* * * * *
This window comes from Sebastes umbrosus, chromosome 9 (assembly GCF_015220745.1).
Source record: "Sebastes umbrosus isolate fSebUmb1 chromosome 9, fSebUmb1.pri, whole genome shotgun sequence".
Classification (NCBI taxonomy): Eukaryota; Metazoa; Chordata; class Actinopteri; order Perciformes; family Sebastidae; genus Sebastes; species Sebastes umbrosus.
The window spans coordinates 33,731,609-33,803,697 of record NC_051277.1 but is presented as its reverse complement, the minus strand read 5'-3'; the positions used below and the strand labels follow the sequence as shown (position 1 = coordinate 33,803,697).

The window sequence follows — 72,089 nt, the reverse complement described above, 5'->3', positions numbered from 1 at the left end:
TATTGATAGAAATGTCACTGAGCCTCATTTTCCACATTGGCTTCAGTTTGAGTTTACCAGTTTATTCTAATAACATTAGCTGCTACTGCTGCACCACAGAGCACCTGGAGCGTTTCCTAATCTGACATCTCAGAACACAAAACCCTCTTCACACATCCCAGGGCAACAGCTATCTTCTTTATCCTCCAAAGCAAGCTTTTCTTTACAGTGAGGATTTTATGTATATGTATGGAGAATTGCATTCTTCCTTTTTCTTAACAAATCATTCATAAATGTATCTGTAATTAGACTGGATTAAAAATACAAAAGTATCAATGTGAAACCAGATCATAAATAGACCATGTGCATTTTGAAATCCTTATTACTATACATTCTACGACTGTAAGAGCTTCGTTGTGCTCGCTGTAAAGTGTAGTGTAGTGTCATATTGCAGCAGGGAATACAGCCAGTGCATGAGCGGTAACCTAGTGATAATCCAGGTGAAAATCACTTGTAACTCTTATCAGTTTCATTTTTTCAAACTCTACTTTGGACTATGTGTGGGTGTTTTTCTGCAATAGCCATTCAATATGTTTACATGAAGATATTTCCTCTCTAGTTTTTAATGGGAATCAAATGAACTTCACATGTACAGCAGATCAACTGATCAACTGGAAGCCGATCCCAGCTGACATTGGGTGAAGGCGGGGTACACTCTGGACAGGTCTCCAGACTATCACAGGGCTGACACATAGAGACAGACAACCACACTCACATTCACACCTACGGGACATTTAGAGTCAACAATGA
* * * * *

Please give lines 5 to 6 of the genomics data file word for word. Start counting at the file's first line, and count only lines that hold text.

The window sequence follows — 72,089 nt, the reverse complement described above, 5'->3', positions numbered from 1 at the left end:
TATTGATAGAAATGTCACTGAGCCTCATTTTCCACATTGGCTTCAGTTTGAGTTTACCAGTTTATTCTAATAACATTAGCTGCTACTGCTGCACCACAGAGCACCTGGAGCGTTTCCTAATCTGACATCTCAGAACACAAAACCCTCTTCACACATCCCAGGGCAACAGCTATCTTCTTTATCCTCCAAAGCAAGCTTTTCTTTACAGTGAGGATTTTATGTATATGTATGGAGAATTGCATTCTTCCTTTTTCTTAACAAATCATTCATAAATGTATCTGTAATTAGACTGGATTAAAAATACAAAAGTATCAATGTGAAACCAGATCATAAATAGACCATGTGCATTTTGAAATCCTTATTACTATACATTCTACGACTGTAAGAGCTTCGTTGTGCTCGCTGTAAAGTGTAGTGTAGTGTCATATTGCAGCAGGGAATACAGCCAGTGCATGAGCGGTAACCTAGTGATAATCCAGGTGAAAATCACTTGTAACTCTTATCAGTTTCATTTTTTCAAACTCTACTTTGGACTATGTGTGGGTGTTTTTCTGCAATAGCCATTCAATATGTTTACATGAAGATATTTCCTCTCTAGTTTTTAATGGGAATCAAATGAACTTCACATGTACAGCAGATCAACTGATCAACTGGAAGCCGATCCCAGCTGACATTGGGTGAAGGCGGGGTACACTCTGGACAGGTCTCCAGACTATCACAGGGCTGACACATAGAGACAGACAACCACACTCACATTCACACCTACGGGACATTTAGAGTCAACAATGA